Thriller also known as En Grym Film and They Call Her One Eye was directed by Swedish film maker Bo Arne Vibenius back in 1973 and it pretty much can be seen as a predecessor for the likes of Last House On The Left, I Spit On Your Grave and MS45.
The beautiful Swedish scenery of a farming community gives way to a picture of innocence. A young girl is seen skipping joyfully through the woods and is grabbed by a bearded tramp. It is obvious what is going to happen and the delirious close up look on the rapists face paints a horrific picture. The girl survives but her experience leaves her mute. The beautiful Cristina Lindberg plays Madeleine the girl grown up. Her performance is stunning as are her looks. A frail creature is transformed into a whirlwind of retribution by events that occur.
She is picked up by Tony (Heinz Hopf a stalwart of Swedish genre movies who committed suicide in 2001), taken captive and forced into heroin addiction. Tony is everything you would expect from a 70s pimp. Completely ruthless and sleazy, this flamboyant character interacts in a game of cat and mouse with Madeleine where there can be only one victor. When she is forced into her first sexual liaison Madeleine reacts by scratching the face of her assailant. Tony reacts by stabbing her eye out with a scalpel (ludicrous reports cite that a real corpse was used here) in a scene that would be revisited in more gruesome detail by Fulci in his New York Ripper.
Our One Eyed heroine addicted to heroin is set to work. We see her being abused by a host of vile characters. A middle age man has her posing and takes photos. A brute penetrates her both vaginally and anally and a lipstick lesbian slaps her about and forces her into rug munching degradation. In the uncut format, hardcore scenes are seamlessly inserted into the frame but a body double was used rather than Lindberg who retained some modesty. Madeleine is given free reign to leave the brothel as Tony realises the drugs will bring her back. She tries to visit her parents and finds their coffins being carried down the road. Vengeance is now well and truly on the agenda and a poignant scene has her praying in church, perhaps asking forgiveness for what is to come.
With no shortage of money from turning tricks, Madeleine embarks on an intensive course of unarmed combat, arms training and rally driving. She excels at all but returns home for more molestation and abuse. The bed of another prostitute who Madeleine befriended is covered in blood and she realises that it is now or never for retribution. Armed with a sawn off shotgun and small arms she sets off to reek havoc.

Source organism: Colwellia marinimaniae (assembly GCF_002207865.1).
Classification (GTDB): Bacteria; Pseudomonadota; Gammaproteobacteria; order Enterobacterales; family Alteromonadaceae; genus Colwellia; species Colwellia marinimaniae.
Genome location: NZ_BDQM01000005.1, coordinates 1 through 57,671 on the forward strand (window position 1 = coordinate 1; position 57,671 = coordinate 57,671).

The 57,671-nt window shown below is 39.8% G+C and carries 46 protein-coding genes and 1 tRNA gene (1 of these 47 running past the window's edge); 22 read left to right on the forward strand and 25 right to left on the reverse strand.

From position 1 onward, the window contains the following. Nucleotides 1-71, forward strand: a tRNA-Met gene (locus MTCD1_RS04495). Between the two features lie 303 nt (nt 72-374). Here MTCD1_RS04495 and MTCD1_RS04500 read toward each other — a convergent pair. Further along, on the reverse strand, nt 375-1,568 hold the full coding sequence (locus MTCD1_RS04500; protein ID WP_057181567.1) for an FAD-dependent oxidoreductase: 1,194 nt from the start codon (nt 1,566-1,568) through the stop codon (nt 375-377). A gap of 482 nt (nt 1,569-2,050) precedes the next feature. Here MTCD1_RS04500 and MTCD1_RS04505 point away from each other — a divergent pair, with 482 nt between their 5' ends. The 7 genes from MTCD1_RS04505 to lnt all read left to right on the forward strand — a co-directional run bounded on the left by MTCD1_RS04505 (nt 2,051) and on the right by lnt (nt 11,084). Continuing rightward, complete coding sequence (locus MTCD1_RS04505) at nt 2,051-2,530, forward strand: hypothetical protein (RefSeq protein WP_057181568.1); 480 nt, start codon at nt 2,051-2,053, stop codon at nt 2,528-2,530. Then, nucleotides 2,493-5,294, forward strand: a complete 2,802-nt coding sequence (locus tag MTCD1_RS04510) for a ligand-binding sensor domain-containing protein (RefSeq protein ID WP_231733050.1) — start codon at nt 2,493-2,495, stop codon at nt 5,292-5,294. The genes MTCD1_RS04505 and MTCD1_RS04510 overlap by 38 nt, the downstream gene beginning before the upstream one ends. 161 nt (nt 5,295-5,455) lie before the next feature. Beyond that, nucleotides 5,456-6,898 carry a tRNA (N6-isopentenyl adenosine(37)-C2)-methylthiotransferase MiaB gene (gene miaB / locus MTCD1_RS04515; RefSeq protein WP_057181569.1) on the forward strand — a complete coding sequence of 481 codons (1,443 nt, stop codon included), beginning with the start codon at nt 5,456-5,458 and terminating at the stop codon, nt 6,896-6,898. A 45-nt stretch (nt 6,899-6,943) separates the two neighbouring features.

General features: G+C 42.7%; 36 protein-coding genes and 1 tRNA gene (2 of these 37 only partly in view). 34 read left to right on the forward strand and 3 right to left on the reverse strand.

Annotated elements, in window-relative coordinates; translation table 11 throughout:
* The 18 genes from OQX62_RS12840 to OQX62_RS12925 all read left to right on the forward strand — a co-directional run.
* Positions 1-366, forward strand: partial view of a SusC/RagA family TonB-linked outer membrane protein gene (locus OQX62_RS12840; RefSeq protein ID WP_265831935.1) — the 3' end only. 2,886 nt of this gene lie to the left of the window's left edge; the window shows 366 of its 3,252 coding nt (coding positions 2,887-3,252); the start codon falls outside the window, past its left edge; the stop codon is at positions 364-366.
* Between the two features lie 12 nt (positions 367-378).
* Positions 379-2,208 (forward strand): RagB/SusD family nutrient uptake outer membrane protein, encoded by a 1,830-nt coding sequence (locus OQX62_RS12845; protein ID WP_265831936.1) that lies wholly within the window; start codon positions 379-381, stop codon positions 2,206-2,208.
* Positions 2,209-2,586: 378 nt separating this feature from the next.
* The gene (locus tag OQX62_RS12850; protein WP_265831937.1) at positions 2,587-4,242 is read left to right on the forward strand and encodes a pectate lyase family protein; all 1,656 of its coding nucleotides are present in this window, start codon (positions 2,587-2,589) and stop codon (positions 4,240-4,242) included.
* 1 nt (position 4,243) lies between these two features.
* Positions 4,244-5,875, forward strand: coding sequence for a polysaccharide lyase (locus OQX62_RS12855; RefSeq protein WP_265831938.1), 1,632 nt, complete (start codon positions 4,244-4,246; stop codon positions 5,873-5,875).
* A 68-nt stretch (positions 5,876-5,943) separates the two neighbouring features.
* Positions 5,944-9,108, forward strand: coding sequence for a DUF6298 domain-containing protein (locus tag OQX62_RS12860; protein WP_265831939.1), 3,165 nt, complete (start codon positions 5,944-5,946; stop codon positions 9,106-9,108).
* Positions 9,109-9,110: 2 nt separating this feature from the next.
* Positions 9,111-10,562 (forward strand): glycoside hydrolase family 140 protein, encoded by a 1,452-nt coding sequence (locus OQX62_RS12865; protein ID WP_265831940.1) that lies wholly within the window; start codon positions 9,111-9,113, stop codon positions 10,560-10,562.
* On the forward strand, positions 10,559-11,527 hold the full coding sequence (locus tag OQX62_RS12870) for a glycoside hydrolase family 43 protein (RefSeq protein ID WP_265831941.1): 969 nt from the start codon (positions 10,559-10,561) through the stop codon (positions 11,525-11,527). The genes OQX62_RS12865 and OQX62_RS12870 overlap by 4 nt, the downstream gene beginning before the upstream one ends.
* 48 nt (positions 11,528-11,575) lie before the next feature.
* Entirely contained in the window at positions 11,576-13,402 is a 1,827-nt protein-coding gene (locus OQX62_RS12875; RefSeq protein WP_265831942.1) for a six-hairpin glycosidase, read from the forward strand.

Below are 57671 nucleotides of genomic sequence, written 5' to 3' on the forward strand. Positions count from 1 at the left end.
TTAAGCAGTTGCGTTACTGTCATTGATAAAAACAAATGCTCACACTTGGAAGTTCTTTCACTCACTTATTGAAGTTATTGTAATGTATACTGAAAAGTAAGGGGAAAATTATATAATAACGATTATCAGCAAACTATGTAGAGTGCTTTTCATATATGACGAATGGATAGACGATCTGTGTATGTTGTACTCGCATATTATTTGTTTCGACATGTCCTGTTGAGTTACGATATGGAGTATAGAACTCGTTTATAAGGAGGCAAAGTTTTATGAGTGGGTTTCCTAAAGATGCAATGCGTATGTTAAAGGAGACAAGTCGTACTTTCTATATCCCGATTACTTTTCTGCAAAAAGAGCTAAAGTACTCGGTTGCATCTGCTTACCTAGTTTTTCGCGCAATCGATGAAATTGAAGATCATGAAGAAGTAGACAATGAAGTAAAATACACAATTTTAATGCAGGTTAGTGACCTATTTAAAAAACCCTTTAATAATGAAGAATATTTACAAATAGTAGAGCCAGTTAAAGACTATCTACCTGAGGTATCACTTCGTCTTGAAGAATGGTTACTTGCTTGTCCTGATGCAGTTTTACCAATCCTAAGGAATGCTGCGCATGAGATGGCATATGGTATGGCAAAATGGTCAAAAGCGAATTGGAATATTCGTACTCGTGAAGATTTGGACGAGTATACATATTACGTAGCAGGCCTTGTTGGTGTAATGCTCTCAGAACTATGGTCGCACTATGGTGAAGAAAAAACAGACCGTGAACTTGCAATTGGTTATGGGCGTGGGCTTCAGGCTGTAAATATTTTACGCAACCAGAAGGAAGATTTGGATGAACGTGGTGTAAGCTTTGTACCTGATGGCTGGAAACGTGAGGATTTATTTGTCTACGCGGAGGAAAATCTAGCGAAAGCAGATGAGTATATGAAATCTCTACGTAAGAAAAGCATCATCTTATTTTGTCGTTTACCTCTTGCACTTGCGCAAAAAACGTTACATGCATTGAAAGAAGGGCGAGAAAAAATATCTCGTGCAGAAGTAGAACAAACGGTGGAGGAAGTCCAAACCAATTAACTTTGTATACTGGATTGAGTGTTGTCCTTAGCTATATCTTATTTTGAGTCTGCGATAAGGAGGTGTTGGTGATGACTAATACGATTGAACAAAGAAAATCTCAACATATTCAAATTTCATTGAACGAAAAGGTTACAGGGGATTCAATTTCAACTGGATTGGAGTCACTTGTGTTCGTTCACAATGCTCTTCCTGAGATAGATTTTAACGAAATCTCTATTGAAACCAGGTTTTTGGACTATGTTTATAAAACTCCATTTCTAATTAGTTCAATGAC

Her anal raider is found and shot-gunned on his doorstep. The violence is orchestrated in extreme slow motion with sound effects getting a trippy echo in the mix. Somehow she knows how to find her other abusers and follows them to a bar but Tony escapes. The mouse becomes the cat and she despatches some hoods sent to finish her off along with some police who get in the way. Jumping in the police car she takes off. In the throws of madness any cars she passes are forced off the road, exploding with tinderbox ease. She finds Tony again in a deserted fishing location. Seagulls crow and the pair take pot shots amongst the shacks in a gun slinging homage to both Peckinpah’s Wild Bunch and Straw Dogs. Tony escapes for now but redemption is just round the corner in a climax that is both cruel and thoroughly justified.
Thriller was instantly banned on release in Sweden and and probably would be a vilified title today if they had not sanely abolished their film censorship board. Even though Madeleine is not raped as such, she is forced into prostitution meaning that the hardcore scenes will most certainly never be allowed to see the light of day in a British release. You could have the film without them and the violence is not that explicit but to remove them would seriously damage the impact of the movie.
There are many things about Thriller that take the viewers breath away. The sparseness of The Swedish countryside and the rich autumnal colours portrayed by the lush cinematography are beautiful. The garish use of colours and the psychedelic manipulation of the audio tones give it a very 70’s feel. The acting by the 2 main leads is particularly excellent and they really grasp their characters by the horns and give a very believable performance. Quentin Tarantino is one of many who have cited the influence of this movie. If you wondered where he got the idea for Daryl Hannah’s character in Kill Bill 2, the answer is right here.
Thriller was also on release grasped by the feminist movement as being a positive role model and was only really stigmatised by the powers that be who should have left this film to be enjoyed or even endured by free thinking adults. Bo Arne Vibenius followed this with Breaking Point a movie that kind of turned the tables. This was equally hardcore and a fantasy that tried to give a message that over 80% of women actually fantasised and wanted to be raped. I guess any good intentions he had gained from Thriller were rather lost with this one, which was unsurprisingly also instantly banned. This is a lost classic that sorely needs to see the light of day again and be appreciated by a new generation of film fans and a movie that comes thoroughly recommended.
Interested in more great Swedish films then it is well worth checking out Swedish Sentationfilms A Clandestine History of Sex, Thrillers, and Kicker Cinema, by Daniel Ekeroth. Readers to this sites metal section may recognise him from his book on Swedish Death Metal as well as being in bands like Dellamorte, Insision, Uncurbed and Iron Lamb